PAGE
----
October 17-18, 2006 l Santa Clara, CA 5 DRAFT The telling you what I’m going to tell you slide Runtime Intelligence: –what it is and why you might care Implications & requirements –What’s possible, what’s missing and what you can expect Runtime Intelligence applications and their value propositions –From software suppliers to enterprise consumers; security, compliance and business performance Early commercialization –Tamper notification and application usage
October 17-18, 2006 l Santa Clara, CA 6 DRAFT What is the point of work? Process People Information Information Systems
October 17-18, 2006 l Santa Clara, CA 7 DRAFT What is the point of work? The Application Process People Information Information Systems
October 17-18, 2006 l Santa Clara, CA 8 DRAFT The weakest link? Monitor Log Audit Applications Legally Blind to Usage context Deployment scope Operational materiality Stakeholder orientation Supplier interests
October 17-18, 2006 l Santa Clara, CA 9 DRAFT Process People Information Information Systems What is the point of work? Consumers Suppliers Channels Field Finance Users Partners Supply chain Regulators Investors service IT Service providers Development Sales Manufacturing CRM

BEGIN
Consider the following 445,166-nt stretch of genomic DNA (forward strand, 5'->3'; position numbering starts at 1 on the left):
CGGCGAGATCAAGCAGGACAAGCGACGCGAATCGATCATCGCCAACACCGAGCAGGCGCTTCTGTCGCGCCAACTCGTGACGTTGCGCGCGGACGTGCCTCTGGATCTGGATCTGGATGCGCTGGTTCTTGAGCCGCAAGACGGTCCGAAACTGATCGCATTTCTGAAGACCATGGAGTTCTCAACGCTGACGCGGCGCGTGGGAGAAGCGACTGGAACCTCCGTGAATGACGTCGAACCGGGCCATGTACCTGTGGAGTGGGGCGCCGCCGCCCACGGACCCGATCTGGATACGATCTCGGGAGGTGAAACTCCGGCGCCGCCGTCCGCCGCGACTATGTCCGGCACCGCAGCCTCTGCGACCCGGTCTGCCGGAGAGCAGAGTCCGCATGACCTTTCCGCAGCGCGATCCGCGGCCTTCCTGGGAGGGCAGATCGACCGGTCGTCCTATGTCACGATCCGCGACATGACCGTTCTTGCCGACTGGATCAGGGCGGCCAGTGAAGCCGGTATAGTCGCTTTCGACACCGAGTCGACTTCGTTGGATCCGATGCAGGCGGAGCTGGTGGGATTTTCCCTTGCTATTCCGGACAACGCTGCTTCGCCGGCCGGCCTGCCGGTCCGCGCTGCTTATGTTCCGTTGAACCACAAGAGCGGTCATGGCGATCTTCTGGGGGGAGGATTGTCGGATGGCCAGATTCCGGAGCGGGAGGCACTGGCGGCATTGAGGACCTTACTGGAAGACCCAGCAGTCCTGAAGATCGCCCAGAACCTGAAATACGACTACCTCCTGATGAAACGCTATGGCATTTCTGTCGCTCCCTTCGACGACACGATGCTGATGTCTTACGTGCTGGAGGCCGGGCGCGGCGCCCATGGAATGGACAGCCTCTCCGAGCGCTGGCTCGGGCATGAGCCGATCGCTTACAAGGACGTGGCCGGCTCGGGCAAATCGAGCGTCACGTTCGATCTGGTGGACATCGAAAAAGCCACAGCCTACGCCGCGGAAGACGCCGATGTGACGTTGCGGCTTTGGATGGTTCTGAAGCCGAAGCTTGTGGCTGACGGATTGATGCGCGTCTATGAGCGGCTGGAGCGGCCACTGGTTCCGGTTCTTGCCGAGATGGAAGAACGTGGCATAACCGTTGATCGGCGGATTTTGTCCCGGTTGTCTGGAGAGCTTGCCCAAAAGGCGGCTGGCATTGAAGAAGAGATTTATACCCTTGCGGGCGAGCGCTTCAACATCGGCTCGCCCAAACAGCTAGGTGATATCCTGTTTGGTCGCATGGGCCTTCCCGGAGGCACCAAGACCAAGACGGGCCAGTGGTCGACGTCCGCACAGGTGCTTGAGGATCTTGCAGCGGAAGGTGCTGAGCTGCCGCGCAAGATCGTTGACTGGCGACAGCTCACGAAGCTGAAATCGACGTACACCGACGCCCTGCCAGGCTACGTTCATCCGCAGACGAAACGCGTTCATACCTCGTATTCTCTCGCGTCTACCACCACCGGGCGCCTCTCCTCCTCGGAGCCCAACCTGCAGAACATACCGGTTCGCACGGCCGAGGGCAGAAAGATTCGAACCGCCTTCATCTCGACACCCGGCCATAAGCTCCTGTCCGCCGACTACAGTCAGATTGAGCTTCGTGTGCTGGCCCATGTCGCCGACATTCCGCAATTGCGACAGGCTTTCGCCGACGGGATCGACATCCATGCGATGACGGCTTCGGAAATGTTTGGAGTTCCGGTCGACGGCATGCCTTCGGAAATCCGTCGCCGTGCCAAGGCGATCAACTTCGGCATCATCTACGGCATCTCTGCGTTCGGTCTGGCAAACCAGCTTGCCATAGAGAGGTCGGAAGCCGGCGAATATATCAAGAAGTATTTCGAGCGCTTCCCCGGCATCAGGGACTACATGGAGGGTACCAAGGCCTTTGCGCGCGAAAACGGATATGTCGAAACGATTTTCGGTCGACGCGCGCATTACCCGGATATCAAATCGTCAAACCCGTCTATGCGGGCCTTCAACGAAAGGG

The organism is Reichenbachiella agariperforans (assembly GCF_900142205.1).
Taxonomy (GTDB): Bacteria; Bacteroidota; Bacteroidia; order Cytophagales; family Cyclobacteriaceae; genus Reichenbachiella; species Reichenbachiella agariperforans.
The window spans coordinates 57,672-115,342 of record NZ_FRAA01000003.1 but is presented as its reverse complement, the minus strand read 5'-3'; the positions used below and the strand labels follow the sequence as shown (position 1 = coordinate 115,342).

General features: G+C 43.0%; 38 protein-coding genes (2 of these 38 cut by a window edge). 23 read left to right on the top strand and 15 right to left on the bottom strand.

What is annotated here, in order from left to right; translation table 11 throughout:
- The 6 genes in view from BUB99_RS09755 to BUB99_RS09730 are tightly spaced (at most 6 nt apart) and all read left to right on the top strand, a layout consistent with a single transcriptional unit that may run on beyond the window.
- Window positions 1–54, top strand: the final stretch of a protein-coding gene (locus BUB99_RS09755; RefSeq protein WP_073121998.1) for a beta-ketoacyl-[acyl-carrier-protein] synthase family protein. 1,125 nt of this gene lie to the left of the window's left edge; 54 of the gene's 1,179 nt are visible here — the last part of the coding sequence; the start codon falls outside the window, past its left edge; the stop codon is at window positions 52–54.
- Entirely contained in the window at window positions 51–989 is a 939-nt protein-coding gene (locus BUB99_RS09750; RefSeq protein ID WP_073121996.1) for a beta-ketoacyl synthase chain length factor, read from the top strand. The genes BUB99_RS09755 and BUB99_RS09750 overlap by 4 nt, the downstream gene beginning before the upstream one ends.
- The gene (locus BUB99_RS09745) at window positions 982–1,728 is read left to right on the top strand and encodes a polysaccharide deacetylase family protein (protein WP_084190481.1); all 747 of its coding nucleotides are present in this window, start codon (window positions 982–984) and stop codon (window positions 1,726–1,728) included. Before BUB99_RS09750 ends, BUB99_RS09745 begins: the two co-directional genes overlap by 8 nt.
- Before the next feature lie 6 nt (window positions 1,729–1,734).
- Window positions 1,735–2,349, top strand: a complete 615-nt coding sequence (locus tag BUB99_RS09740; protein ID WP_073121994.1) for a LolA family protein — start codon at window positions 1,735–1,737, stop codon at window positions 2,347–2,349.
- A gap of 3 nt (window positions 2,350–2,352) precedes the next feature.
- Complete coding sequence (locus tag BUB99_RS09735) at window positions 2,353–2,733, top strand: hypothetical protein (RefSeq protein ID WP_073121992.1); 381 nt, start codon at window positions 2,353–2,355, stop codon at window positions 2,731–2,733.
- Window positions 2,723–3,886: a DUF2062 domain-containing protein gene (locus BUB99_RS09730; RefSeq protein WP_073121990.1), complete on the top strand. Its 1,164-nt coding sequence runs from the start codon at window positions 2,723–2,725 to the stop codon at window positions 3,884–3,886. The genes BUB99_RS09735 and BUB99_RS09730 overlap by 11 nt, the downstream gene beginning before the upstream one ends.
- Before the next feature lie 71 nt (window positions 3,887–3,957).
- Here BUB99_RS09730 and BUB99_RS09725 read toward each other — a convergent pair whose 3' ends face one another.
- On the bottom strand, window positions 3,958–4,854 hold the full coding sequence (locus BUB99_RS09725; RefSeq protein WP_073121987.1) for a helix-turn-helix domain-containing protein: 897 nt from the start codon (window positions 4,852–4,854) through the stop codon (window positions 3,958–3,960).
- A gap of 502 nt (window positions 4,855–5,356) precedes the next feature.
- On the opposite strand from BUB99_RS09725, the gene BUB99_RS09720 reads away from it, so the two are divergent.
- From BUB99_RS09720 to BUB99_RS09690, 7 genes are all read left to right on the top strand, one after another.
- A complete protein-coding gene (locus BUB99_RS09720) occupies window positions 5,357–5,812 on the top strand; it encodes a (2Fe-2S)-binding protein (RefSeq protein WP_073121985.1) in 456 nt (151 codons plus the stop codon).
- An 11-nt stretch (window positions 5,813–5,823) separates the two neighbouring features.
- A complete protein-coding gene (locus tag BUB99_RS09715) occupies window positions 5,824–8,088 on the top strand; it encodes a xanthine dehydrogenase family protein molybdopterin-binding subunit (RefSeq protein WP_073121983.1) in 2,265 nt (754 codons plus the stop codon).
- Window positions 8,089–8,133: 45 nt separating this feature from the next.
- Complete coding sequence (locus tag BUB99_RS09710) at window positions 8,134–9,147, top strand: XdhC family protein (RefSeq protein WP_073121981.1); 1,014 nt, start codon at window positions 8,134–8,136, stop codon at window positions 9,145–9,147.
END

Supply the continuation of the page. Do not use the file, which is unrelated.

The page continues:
October 17-18, 2006 l Santa Clara, CA 10 DRAFT Pressing issues for Runtime Intelligence Senior software executives want insight into channel performance, product and platform usage, quality of service and adoption Senior enterprise executives want IT security reassurance but lack necessary understanding Development managers want to align resources with security risks and platform requirements IT Security managers want credibility Product managers want insight into usage and behavior Businesses (and BUs) want, but are reluctant to provide, comparisons or guidance. Customer support needs reliable environmental data to provide better individual support, benchmark across platforms and over time. Information security and business executives often speak different languages All assessments are difficult : Too much data, not enough time.
October 17-18, 2006 l Santa Clara, CA 11 DRAFT What’s required Usage context –Design and development coordination Use case, materiality, coding and data conventions Deployment scope –Aggregation beyond individual IT domains SaaS or other managed service archipelago Operational materiality –Near-time integration with business metrics Activity monitoring & trend analysis incorporating site-specific business information, thresholds and tolerances Stakeholder orientation –Role-specific dashboards and reports Security, privacy, compliance, performance, financial, sales… Additional requirements –Best practices, security, privacy and liability